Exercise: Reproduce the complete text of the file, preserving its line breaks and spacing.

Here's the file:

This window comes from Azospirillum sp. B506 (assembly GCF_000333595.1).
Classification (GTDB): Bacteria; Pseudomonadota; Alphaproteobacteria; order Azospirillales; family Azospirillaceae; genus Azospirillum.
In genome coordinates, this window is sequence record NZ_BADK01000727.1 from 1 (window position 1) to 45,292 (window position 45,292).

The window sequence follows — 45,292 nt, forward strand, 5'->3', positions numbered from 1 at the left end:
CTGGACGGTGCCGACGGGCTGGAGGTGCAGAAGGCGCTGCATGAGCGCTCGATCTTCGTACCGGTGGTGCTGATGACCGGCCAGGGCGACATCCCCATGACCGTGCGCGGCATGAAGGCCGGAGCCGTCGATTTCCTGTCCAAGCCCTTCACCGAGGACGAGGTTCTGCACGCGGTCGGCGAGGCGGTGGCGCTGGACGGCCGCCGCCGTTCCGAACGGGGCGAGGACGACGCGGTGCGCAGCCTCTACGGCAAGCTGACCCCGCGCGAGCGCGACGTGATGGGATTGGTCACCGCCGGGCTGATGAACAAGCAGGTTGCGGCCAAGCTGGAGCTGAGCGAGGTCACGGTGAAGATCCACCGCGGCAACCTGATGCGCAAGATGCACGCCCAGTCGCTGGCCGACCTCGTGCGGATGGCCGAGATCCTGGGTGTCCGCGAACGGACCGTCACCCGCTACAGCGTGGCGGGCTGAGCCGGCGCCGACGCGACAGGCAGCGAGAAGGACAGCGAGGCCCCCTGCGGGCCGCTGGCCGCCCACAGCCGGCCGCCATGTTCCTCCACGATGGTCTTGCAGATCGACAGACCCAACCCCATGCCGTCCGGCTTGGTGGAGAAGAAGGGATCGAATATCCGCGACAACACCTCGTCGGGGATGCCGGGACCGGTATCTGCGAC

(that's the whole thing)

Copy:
This window comes from Azospirillum sp. B506 (assembly GCF_000333595.1).
Classification (GTDB): Bacteria; Pseudomonadota; Alphaproteobacteria; order Azospirillales; family Azospirillaceae; genus Azospirillum.
In genome coordinates, this window is sequence record NZ_BADK01000727.1 from 1 (window position 1) to 45,292 (window position 45,292).

The window sequence follows — 45,292 nt, forward strand, 5'->3', positions numbered from 1 at the left end:
CTGGACGGTGCCGACGGGCTGGAGGTGCAGAAGGCGCTGCATGAGCGCTCGATCTTCGTACCGGTGGTGCTGATGACCGGCCAGGGCGACATCCCCATGACCGTGCGCGGCATGAAGGCCGGAGCCGTCGATTTCCTGTCCAAGCCCTTCACCGAGGACGAGGTTCTGCACGCGGTCGGCGAGGCGGTGGCGCTGGACGGCCGCCGCCGTTCCGAACGGGGCGAGGACGACGCGGTGCGCAGCCTCTACGGCAAGCTGACCCCGCGCGAGCGCGACGTGATGGGATTGGTCACCGCCGGGCTGATGAACAAGCAGGTTGCGGCCAAGCTGGAGCTGAGCGAGGTCACGGTGAAGATCCACCGCGGCAACCTGATGCGCAAGATGCACGCCCAGTCGCTGGCCGACCTCGTGCGGATGGCCGAGATCCTGGGTGTCCGCGAACGGACCGTCACCCGCTACAGCGTGGCGGGCTGAGCCGGCGCCGACGCGACAGGCAGCGAGAAGGACAGCGAGGCCCCCTGCGGGCCGCTGGCCGCCCACAGCCGGCCGCCATGTTCCTCCACGATGGTCTTGCAGATCGACAGACCCAACCCCATGCCGTCCGGCTTGGTGGAGAAGAAGGGATCGAATATCCGCGACAACACCTCGTCGGGGATGCCGGGACCGGTATCTGCGAC